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Vincent's story
$21,263 Raised of $20,000 Goal

Vincent's Story

Vincent lived his life to the fullest. Even before his transplant, he lived on the edge, often saying “we know skateboarding /snowboarding /mountain biking /or whatever he felt an urge to conquer, isn’t going to be what kills me”. When he was 21, Vincent met the love of his life, Kathleen (Kat). She gave Vincent something to live for and soon, he asked her to marry him. Cystic Fibrosis was slowly robbing him of life, but Kat gave him a reason to keep fighting. Together, they embarked on the lifesaving journey of a double-lung transplant. That journey was full of challenges. First, we had to get Vincent into good enough physical shape to survive the transplant. He was already on oxygen 24 hours a day due to his dangerously low lung function. He also relentlessly accepted having a feeding tube inserted into his abdomen to provide the much-needed nutrition and calories via tube feedings every night.

One of the conditions required of all potential transplantees is having at least one support person available throughout the entire process, and if they lived outside of Edmonton, they would have to do their own fundraising to meet the financial burden of having to stay in Edmonton for extended periods of time. Since our family lived and worked outside of Edmonton, we decided to do whatever was needed in order to make a double lung transplant possible for Vincent. Vincent continued with his night feedings and worked hard to build up his physical strength. In March of 2005, the Transplant Team at the University of Alberta Hospital agreed that Vincent deserved to be put on the transplant list. On September 27th, 2005 at 1:00 in the morning, we got the call that a pair of lungs were available. Vincent was medivacked to the University Hospital in Edmonton, while the rest of us packed up our vehicles and headed for Edmonton to be by his side.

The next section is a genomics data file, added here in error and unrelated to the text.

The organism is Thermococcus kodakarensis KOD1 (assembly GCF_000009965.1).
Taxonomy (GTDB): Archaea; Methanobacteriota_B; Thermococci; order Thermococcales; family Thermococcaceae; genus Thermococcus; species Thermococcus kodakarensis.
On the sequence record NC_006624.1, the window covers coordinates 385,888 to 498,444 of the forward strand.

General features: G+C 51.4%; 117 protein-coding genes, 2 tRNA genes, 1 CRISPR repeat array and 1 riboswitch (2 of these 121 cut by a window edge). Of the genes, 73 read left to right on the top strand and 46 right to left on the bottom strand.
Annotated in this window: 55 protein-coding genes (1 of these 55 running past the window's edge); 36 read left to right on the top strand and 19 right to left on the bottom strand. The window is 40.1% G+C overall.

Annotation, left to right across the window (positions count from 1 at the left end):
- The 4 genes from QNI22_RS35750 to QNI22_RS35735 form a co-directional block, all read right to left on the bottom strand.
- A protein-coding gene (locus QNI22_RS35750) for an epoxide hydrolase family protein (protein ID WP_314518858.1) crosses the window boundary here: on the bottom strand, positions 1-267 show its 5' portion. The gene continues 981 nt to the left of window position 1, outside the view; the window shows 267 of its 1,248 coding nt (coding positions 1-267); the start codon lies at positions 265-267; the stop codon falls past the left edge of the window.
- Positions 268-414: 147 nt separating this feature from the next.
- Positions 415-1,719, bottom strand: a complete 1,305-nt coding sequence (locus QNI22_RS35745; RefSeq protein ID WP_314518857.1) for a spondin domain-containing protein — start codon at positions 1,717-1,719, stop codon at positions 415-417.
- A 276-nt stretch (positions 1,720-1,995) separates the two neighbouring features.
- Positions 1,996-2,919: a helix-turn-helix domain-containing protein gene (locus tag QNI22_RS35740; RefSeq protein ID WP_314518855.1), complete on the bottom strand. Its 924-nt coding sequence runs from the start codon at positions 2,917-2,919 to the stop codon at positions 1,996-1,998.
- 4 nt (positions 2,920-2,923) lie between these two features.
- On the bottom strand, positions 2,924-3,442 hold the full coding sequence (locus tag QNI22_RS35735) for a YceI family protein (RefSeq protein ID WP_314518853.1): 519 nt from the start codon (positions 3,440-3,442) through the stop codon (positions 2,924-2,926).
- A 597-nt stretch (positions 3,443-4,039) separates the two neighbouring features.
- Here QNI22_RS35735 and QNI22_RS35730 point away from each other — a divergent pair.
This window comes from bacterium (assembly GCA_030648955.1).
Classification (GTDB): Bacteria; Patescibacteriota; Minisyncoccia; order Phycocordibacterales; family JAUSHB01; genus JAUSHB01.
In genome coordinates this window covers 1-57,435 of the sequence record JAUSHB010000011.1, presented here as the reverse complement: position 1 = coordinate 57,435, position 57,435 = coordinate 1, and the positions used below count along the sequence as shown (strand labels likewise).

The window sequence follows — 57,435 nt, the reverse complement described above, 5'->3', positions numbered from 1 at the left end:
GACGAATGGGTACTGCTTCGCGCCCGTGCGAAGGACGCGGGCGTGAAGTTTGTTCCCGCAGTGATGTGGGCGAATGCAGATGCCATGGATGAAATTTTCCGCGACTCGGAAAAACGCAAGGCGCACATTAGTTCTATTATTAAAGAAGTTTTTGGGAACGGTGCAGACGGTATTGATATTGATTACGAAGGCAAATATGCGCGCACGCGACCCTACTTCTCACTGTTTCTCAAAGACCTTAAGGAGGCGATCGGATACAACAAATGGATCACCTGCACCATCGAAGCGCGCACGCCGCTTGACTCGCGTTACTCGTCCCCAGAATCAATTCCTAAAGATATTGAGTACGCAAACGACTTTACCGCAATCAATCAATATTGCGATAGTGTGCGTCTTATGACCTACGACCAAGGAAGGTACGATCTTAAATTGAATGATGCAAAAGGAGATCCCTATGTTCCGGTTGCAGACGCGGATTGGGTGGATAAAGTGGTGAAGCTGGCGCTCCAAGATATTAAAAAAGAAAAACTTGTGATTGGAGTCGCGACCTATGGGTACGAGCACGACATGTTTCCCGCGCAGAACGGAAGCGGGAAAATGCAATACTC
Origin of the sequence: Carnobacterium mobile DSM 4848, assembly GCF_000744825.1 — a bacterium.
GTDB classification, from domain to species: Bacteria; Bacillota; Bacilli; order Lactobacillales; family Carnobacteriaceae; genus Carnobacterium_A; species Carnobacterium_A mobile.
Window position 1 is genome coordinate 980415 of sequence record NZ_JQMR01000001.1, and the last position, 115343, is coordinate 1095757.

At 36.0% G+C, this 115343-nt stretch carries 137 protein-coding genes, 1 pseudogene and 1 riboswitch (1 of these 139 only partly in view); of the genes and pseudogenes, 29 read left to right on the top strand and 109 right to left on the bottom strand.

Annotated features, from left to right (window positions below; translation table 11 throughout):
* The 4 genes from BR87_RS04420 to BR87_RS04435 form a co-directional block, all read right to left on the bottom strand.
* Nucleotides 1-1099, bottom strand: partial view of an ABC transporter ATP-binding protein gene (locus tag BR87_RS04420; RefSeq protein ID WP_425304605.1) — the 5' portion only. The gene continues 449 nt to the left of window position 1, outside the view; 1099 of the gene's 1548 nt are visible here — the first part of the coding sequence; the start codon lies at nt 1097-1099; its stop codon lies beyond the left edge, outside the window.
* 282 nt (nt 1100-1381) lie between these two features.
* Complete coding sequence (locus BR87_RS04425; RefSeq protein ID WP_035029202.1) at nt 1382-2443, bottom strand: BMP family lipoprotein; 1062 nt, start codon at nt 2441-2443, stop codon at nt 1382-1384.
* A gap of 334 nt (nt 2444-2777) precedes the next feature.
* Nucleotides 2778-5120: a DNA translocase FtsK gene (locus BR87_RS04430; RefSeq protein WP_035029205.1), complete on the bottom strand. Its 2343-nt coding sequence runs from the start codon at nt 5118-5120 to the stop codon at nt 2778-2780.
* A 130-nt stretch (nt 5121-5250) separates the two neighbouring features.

Vincent went into surgery at 8:30 that morning. At 4:30 p.m. we were advised that Vincent survived the surgery and was in recovery. He was then transferred to the ICU. On September 30th, Vincent’s 24th birthday, they removed the breathing tube, allowing him to take his first unaided breath. We’ve always considered that to be his second birth date. To this day, we celebrate every September 27th as “Vincent’s New Lung” Day. Once Vincent was discharged, he and Kat checked into a hotel, as they were required to stay in Edmonton for 90 days post-transplant for daily visits to the University Hospital. The rest of the family returned home and travelled back often to provide support.

The requirement to travel to Edmonton for post-transplant care did not end after his transplant. On several occasions, Vincent and Kat traveled to Edmonton for many hospital visits and admissions. Vincent became a source of hope and inspiration to other transplantees. He battled, as he lived, with every breath. He fought organ rejection and chronic infections that ravaged his new lungs. He continued to champion for others who were waiting for, and recovering from, double lung transplants.

As Vincent’s mother, I know first-hand the emotional and financial stress that accompanies a loved one needing a life-saving transplant. Vincent passed away on July 10, 2007, at the age of 25.


Gina Champagne

Lung disease can be costly for patients and caregivers. The Caring Breaths Financial Assistance Program was created and named by lung ambassadors who shared the financial impact their lung transplant journeys had. Caring Breaths is a reimbursement program designed to be complementary to other established financial assistance programs in the province of Saskatchewan. If you or your loved one has or is undergoing a lung transplant, or is living with a lung disease, some of your expenses may be reimbursed. The program is also available to SK residents who have undergone radon mitigation. Visit to learn more.

Lung Saskatchewan facilitates eight support groups coordinated by certified health professionals for patients and caregivers to ask questions, share their stories as well as provide emotional and moral support to each other. To join a support group, visit www.lungsask/support-groups.

Lung Sask Support Groups